• Bobby de la Paz (1953-1982) was a Manila-bred middle-class physician schooled in the country’s premier learning institution, the University of the Philippines. He could have chosen to go green-grazing like most of his kind did. But instead of establishing a financially-rewarding career overseas, he practiced his medical profession in remote and poverty-stricken Samar where many of his patients were so wretched they already did well by paying for his services with anything they got-like live chicken and other domestic animals-instead of cash. He was only 29 when he was murdered after the military had warned him against attending to all the sick that sought his help, including those they suspected of being local insurgents.
  • Jose Rizal (1861-1896), the national hero, defied the Spanish rule with satire. His works led to many other things, including trumped up charges that took away his freedom and, eventually, his life. He was 35 when he fell from bullets of a firing squad.

Unlike Marcelino, Pacquiao may not have the resolve to shun temptation where personal interest is concerned. In fact Pacquiao might have embarrassed himself and his supporters when, sometime in 2006, he supposedly closed a promotional deal with Oscar de la Hoya’s Golden Boy Promotions, only to unilaterally dishonor it when Bob Arum offered him what could be assumed as a more enticing package.

But where the national interest is at stake, Pacquiao has proven himself equal to Marcelino’s standards. In 2008, the Bureau of Internal Revenue published a list comprising the country’s top taxpayers, and Citizen Emmanuel Dapidran Pacquiao happened to be on top of that list. For whatever noble intentions the BIR might have in coming out with that list, this one must have shamed the rich in the Philippines-probably all of them directly represented in the highest echelons of government-that no similar list would re-appear since then.

Although 90 percent of the country’s wealth is owned by only ten percent of the Philippine population (around 88 million as of 2010), this ten percent still constitutes tens of thousands of families, and at least two of them are included in the recent Forbes Magazine’s list of the world’s richest people. What the BIR list thus suggested was that thousands of Filipinos among the ranks of the rich could afford to cheat their government by not paying the right amount of taxes. They failed in their privileged position to promote the proper exercise of citizenship. By a singular act of honesty, Pacquiao-like Marcelino-has exposed what ails his country. He has shown what prevents it from progressing as a nation. He has opened a dump where corruption stinks from the highest strata of society and of government.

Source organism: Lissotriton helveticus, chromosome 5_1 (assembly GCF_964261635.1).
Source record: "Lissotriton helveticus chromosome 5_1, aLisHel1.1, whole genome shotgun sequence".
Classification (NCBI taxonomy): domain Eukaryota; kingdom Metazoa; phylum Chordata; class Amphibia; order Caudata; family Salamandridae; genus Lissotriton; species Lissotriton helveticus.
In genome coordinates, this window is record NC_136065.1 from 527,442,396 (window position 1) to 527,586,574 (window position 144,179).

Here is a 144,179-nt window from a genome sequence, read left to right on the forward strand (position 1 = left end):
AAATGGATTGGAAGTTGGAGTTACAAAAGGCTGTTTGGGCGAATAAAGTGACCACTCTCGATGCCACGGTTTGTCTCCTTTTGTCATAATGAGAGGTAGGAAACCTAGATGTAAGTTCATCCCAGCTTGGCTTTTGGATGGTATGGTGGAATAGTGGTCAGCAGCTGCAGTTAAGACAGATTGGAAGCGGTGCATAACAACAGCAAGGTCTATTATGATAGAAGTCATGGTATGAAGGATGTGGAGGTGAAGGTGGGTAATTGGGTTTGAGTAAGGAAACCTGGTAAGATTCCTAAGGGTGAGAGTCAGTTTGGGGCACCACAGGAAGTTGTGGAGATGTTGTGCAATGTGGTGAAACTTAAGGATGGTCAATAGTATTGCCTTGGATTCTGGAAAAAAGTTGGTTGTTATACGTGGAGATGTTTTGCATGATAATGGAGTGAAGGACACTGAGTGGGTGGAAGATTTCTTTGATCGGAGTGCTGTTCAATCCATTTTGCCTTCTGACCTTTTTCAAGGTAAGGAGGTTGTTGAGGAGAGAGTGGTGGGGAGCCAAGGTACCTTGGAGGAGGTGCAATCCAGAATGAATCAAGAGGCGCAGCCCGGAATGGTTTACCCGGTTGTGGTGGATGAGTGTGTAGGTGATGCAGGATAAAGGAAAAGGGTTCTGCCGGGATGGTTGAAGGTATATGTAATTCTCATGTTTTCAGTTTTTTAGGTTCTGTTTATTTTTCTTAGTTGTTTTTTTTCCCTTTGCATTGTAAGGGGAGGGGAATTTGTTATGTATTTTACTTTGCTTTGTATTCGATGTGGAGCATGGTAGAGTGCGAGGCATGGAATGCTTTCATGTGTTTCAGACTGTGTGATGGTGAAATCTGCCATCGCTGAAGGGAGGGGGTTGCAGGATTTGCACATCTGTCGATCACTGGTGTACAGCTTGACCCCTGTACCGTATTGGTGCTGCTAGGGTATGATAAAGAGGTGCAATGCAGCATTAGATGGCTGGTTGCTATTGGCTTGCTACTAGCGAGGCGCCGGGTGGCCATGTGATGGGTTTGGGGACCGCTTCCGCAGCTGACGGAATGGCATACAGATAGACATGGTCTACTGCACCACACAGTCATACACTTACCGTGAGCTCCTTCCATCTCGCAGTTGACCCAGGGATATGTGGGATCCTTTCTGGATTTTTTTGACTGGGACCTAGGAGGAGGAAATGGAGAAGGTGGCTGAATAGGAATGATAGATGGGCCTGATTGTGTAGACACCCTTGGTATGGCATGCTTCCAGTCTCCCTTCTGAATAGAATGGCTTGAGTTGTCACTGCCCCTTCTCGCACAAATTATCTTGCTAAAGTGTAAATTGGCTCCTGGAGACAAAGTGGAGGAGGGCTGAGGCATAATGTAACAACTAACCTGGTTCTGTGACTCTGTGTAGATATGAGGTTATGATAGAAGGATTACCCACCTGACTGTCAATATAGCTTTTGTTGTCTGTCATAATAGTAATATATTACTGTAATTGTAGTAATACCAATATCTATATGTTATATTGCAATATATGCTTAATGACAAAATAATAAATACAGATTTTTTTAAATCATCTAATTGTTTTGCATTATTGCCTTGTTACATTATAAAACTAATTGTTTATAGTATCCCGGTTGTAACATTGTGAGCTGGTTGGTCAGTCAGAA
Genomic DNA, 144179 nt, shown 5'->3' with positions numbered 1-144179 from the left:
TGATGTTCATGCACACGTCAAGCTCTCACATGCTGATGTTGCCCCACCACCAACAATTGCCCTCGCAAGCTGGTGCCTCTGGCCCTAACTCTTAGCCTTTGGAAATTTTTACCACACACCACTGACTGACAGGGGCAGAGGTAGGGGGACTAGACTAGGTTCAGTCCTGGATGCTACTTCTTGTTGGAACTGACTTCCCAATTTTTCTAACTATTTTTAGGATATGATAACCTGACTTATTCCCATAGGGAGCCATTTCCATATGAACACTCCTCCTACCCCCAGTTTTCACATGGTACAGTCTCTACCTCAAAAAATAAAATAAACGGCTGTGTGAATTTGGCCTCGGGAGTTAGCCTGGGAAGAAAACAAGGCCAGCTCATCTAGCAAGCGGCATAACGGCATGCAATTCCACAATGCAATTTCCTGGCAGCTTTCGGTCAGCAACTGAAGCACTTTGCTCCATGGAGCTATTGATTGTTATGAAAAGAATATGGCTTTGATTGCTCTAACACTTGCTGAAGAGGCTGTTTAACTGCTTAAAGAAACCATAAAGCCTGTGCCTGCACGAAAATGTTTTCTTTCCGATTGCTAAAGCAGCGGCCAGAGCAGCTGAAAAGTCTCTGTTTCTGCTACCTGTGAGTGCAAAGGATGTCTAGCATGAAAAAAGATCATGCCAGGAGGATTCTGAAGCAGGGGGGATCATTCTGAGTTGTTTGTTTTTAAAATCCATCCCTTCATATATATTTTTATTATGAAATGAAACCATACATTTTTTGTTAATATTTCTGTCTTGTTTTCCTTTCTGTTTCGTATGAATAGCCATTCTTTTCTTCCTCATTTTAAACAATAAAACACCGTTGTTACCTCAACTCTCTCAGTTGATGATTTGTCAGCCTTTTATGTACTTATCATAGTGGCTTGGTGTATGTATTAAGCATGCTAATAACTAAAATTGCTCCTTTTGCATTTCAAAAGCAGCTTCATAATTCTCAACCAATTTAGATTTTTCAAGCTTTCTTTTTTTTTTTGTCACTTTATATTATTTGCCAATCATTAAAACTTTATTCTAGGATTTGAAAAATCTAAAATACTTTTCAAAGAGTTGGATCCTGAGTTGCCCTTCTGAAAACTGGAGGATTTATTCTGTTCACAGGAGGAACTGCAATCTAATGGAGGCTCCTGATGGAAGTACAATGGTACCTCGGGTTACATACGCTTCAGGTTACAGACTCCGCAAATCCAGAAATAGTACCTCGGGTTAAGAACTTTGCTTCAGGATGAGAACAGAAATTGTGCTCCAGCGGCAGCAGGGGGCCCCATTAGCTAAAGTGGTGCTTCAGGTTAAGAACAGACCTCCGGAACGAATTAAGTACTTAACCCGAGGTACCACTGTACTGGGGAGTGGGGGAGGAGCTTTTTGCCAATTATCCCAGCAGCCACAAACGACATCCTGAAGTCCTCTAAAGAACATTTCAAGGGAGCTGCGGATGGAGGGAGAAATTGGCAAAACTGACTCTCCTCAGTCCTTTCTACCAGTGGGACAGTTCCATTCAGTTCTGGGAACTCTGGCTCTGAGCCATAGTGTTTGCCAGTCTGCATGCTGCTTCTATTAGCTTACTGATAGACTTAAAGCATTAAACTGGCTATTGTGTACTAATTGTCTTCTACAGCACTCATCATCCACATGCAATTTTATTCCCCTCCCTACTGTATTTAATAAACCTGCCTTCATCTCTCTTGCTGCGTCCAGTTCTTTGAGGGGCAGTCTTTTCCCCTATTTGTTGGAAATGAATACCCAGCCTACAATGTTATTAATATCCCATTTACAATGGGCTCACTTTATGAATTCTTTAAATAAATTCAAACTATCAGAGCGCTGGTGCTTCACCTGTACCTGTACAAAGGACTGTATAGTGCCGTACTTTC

As a prizefighter, Pacquiao-like Salonga-lives in the world of entertainment. They rose to the pinnacle of their craft not only by the brute display of talents they possess. They reached unmatched levels of excellence through a dedicated effort to hone their skills to perfection, one that required hard work, focus and faith in oneself. To learn success through their examples is to give everything one has, which requires discipline. To be another Pacquiao, in sports or in whatever arena of life, one needs to continuously test his or her limits, dare the odds and face certain risks-all of which require courage.

The selflessness and heroism of De la Paz and Rizal are something that merit eternal gratitude from a people who are in constant need of heroes. For years the Overseas Filipino Workers have filled this need. For years the Philippine government could have been ruled by double the dose of creeps it has been used to having and its economy would have survived just the same. The Philippine economy survives and endures not so much because of the government’s astute fiscal management strategies as for the dollars being poured into it by OFWs.